The family law system currently operates as two, parallel Courts – the Family Court of Australia and the Federal Circuit Court – each with its own set of Rules, forms, procedures and practice directions. However, the Federal Government has recently announced plans to merge the two Courts, effective 1 January 2019.
The new Court – to be named the Federal Circuit and Family Court of Australia – will be divided into Division 1 (constituted by current Family Court Judges) and Division 2 (constituted by current Federal Circuit Court Judges).
As part of the reform, all appeals from the new Court will be heard by a new division within the Federal Court.
The Attorney General, Christian Porter, said that 4 million dollars has been allocated to the reforms, which will include “… the redesign of a single set of Rules, forms, procedures and practice directions which are far superior to what we have at the moment, less procedural and mean that individuals in the Court system will spend less time in the system and less money on legal fees…”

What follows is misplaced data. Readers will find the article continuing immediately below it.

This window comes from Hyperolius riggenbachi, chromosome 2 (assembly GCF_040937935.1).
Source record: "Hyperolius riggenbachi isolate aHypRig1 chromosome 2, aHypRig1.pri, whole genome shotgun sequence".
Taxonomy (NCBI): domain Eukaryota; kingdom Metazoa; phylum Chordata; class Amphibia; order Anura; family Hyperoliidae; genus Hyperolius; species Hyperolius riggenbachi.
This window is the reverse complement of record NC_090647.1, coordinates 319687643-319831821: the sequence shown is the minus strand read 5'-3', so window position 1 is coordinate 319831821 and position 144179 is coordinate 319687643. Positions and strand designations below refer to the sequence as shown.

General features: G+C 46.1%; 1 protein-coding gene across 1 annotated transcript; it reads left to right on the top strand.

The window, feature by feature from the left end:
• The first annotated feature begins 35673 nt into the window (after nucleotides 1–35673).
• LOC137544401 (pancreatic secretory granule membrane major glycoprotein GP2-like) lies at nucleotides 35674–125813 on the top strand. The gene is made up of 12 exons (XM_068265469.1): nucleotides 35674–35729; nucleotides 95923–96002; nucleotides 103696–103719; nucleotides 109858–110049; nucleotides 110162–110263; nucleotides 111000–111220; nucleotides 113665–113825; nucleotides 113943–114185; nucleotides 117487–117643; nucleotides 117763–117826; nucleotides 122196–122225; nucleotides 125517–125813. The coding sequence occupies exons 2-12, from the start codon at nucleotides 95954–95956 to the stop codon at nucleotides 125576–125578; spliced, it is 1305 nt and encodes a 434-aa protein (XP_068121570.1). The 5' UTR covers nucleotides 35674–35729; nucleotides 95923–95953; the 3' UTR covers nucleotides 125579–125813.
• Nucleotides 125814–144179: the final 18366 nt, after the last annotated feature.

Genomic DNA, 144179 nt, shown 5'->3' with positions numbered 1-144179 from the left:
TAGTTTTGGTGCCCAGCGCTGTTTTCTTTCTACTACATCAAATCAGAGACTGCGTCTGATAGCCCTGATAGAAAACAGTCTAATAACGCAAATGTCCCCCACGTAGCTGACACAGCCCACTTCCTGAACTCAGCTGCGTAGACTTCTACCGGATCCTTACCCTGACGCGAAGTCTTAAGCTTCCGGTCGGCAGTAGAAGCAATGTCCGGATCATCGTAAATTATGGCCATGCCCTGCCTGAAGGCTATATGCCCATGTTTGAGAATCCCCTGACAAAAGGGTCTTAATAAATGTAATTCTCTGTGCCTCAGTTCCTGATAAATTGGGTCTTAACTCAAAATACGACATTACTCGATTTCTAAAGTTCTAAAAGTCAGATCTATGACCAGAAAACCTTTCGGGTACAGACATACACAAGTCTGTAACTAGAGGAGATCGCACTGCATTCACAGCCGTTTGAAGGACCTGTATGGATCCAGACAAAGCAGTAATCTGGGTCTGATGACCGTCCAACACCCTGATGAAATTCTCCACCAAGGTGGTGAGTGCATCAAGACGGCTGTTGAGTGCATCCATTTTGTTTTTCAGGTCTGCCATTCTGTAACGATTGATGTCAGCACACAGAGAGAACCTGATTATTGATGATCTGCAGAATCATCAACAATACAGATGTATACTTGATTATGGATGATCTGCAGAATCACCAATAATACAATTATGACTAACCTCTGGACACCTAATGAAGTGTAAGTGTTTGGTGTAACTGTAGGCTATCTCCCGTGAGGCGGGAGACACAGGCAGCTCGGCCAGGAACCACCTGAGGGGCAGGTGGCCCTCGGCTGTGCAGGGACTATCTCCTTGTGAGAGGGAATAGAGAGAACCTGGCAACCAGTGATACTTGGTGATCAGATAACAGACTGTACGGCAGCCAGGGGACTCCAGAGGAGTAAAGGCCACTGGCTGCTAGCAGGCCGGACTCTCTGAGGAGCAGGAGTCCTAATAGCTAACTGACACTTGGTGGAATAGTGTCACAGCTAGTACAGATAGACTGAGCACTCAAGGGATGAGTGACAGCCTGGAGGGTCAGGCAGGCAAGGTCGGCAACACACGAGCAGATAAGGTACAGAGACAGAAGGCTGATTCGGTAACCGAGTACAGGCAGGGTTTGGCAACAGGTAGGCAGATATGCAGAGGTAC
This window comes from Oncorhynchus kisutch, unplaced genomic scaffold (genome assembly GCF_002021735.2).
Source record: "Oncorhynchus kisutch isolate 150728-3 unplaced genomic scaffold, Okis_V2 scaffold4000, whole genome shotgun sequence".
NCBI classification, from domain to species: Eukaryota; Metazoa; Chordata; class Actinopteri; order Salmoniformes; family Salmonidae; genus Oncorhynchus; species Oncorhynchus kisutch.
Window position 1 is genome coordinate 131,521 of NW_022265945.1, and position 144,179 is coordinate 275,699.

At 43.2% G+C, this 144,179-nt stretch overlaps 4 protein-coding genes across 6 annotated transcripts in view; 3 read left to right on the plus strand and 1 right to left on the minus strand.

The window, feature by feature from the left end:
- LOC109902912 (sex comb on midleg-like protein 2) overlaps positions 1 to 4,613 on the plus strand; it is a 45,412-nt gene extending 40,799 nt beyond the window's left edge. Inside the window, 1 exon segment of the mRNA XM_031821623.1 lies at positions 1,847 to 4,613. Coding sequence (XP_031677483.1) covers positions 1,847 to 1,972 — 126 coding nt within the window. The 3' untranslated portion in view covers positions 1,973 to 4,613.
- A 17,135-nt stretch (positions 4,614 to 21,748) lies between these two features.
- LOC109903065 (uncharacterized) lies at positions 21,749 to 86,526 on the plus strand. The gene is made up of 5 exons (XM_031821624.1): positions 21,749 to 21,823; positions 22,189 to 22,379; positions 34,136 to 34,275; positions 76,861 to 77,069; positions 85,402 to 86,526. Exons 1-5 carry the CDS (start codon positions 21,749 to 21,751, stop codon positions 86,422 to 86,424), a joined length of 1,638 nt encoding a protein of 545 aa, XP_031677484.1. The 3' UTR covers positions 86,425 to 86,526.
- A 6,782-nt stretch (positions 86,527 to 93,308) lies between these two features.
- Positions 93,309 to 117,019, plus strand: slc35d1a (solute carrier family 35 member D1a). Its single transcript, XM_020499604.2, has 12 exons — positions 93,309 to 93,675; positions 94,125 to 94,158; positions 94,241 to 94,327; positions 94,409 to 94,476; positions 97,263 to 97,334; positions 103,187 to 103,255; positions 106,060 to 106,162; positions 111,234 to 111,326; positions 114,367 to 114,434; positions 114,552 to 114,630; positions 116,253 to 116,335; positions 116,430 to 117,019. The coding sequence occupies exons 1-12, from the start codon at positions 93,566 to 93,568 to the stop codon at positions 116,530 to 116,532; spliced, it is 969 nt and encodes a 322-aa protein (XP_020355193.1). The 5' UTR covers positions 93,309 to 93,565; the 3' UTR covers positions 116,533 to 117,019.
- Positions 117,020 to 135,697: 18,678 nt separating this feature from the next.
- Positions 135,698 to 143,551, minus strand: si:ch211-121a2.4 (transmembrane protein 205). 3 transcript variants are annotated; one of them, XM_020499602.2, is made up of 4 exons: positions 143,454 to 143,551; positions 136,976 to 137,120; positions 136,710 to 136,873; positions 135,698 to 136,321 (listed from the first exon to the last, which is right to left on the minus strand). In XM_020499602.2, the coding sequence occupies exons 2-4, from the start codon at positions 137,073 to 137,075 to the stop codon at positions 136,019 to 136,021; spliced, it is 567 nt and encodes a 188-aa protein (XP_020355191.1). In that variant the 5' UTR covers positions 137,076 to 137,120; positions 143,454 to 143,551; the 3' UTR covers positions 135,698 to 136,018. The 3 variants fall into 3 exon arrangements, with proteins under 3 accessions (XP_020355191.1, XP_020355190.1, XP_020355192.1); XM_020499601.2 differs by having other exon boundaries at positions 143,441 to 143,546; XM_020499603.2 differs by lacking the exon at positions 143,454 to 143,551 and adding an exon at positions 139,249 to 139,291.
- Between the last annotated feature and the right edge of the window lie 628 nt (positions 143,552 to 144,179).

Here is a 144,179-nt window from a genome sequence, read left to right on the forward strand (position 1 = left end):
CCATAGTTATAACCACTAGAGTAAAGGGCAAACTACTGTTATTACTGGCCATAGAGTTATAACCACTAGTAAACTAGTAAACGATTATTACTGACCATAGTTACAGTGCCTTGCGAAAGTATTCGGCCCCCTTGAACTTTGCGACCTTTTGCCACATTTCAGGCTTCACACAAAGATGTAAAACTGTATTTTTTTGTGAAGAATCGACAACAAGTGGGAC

Mr Porter stated that the reforms will clear a backlog of cases in the current system and will also mean that matters will no longer be transferred between Courts and consequently litigants will not be put to the additional delays and costs associated with that process.
However, the proposed reforms have seen a backlash from the legal profession. Family lawyers – many of whom say that the current backlog of cases is a result of inadequate replacement of retiring Judges – want appeals to be determined by Judges who specialise in family law. Family Court Appeal Judges may launch a constitutional challenge to the court restructure, with one Appeal Court Judge saying he would challenge “any legislative attempt to remove me as a judge exercising the appellate jurisdiction under the (Family Law) Act.”